|LOZIER, JEFFREY - University Of Alabama|
Submitted to: Conservation Genetics
Publication Type: Peer Reviewed Journal
Publication Acceptance Date: 5/18/2013
Publication Date: 5/26/2013
Citation: Lozier, J., Strange, J.P., Koch, J. 2013. Landscape heterogeneity predicts gene flow in a widespread polymorphic bumble bee, Bombus bifarius (Hymentoptera: Apidae). Conservation Genetics. 14: 1-12.
Interpretive Summary: In order to better understand the effects of habitat on the genetic structure of the Two-formed Bumble Bee, Bombus bifarius, we applied a new analysis method to an existing data set. Because bumble bees are important pollinators it is important to understand how their populations react and adapt to the landscape around them, especially in light of recent declines in the populations of several species in the United States. We first mapped the historic range of suitable habitats of the Two-formed Bumble Bee in the United States and southern Canada using data gathered from museum collections and climate data. Genetic data was derived from 447 individuals from 26 locations throughout the western US and Canada. We used circuit theory to demonstrate that the complex landscape of the western US, and thus the patchwork of suitable habitat that landscape creates, is important in influencing the genetic differences seen in this widespread species. These results can be applied to conservation efforts though increasing understanding of the role that habitat plays in the connection of bumble bee populations.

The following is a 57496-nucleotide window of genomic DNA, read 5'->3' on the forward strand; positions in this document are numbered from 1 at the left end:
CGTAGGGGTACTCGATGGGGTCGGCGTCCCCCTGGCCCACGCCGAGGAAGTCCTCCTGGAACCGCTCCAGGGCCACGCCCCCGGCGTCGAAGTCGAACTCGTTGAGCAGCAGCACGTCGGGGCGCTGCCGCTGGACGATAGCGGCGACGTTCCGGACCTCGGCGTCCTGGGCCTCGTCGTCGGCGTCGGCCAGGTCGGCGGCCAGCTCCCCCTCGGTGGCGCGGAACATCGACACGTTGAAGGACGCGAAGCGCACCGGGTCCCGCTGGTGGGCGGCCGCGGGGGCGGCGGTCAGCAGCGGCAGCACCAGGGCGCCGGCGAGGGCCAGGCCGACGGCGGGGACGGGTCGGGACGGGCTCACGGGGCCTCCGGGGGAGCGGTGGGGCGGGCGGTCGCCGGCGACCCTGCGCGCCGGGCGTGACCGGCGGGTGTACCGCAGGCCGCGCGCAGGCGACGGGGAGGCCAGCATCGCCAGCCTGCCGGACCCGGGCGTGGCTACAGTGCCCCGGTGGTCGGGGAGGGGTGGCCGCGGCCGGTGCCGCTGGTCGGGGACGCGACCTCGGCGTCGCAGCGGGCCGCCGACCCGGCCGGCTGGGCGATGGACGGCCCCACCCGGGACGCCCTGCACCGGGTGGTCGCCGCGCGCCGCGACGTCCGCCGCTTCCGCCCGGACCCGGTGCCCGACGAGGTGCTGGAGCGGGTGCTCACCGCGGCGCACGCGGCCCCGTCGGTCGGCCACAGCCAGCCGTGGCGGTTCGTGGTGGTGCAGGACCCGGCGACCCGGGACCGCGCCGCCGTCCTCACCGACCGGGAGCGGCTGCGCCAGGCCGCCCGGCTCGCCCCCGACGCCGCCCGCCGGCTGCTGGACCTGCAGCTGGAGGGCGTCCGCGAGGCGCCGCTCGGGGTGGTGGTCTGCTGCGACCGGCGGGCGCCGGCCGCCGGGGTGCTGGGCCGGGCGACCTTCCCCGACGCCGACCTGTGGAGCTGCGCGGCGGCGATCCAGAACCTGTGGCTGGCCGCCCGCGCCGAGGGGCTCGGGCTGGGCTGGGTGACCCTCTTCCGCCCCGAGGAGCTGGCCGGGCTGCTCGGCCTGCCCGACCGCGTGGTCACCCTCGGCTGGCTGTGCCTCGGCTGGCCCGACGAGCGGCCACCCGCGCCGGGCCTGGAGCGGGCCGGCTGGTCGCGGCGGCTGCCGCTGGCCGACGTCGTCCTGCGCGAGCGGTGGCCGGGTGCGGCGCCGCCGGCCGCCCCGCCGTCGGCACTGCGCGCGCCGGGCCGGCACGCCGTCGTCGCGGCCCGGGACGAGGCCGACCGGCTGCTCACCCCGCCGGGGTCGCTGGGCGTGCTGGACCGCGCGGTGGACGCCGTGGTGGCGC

Technical Abstract: Bombus bifarius is a widespread bumble bee that occurs in montane regions of western North America. This species has several major color polymorphisms, and shows evidence of genetic structuring among regional populations. We test whether this structure is evidence for discrete gene flow barriers that might indicate recent reproductive isolation (among color forms, for example) or instead reflects clinal variation associated with spatially limited dispersal in a complex landscape. We use climate data and a comprehensive set of B. bifarius natural history collection records to model the spatial distribution of environmentally suitable habitat in western North America and predict pathways of potential gene flow using circuit theory to generate resistance distances between each pair of populations. Resistance distances that incorporate environmental suitability information predict patterns of genetic structure much better than pairwise geographic distances or Bayesian clustering alone. Results suggest that there are no intrinsic barriers to gene flow in B. bifarius, but that the distribution of suitable and unsuitable habitat at broad scales, largely associated with islands and variation in precipitation, limits dispersal sufficiently to result in population differentiation.